"With the huge demand for biking improvements, we're disappointed that the Court didn't completely remove the handcuffs, but we're pleased that some streets can now be improved for biking," said Leah Shahum, Executive Director of the SF Bicycle Coalition. "A three-year backlog means San Francisco has some serious catching up to do and we are eager for this dark cloud over sustainable transportation to be completely lifted."
In his order, Superior Court Judge Peter J. Busch said the completion and certification of the Bike Plan EIR had "changed the circumstances," but he disagreed with the City Attorney's argument "that the proper response is to unconditionally dissolve the injunction" before the outcome of a hearing now set for June to determine if the 2000 page document fully complies with CEQA.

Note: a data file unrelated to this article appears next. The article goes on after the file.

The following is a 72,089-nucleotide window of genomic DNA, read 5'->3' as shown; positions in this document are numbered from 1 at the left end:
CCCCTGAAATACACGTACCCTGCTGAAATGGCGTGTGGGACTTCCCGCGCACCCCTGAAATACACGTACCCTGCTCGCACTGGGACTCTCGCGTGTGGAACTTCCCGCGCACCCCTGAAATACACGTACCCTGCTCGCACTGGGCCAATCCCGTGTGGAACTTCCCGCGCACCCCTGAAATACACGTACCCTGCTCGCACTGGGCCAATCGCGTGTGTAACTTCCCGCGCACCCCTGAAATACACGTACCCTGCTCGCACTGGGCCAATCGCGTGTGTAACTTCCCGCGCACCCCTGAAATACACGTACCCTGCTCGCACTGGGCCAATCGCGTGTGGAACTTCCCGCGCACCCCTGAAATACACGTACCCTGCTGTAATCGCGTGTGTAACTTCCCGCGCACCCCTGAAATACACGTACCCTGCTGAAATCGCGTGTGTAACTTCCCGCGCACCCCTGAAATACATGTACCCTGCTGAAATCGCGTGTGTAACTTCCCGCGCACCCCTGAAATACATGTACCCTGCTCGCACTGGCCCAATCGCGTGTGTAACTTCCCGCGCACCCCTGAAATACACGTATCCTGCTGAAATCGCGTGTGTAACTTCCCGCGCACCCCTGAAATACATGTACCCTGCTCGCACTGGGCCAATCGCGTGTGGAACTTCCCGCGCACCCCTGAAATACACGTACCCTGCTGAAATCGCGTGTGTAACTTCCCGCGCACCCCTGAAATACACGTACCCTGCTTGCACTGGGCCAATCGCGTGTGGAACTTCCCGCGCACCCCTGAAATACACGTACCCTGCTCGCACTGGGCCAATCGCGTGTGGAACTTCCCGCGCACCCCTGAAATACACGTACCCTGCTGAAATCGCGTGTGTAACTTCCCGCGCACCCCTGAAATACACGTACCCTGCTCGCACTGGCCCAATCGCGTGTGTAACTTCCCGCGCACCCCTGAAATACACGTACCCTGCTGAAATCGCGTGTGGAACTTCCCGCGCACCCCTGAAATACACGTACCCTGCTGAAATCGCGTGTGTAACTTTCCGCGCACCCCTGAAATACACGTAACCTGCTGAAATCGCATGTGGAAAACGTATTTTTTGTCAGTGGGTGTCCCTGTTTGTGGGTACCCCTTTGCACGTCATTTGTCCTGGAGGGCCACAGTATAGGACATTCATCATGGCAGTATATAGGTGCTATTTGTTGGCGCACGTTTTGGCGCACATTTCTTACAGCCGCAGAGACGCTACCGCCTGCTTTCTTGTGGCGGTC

However, Busch said it would be "unreasonable to leave the City completely unable to advance what it has determined is an important policy initiative in light of the changed circumstances," so he modified the injunction, allowing some projects to go ahead.
"This is an important step in the right direction that enables the City to enact significant safety improvements for bicyclists and pedestrians in San Francisco," City Attorney Dennis Herrera said in a statement.
The MTA issued a statement quoting Mayor Gavin Newsom, promising to begin the projects early next week, and provide a time line and schedule Monday.Read more...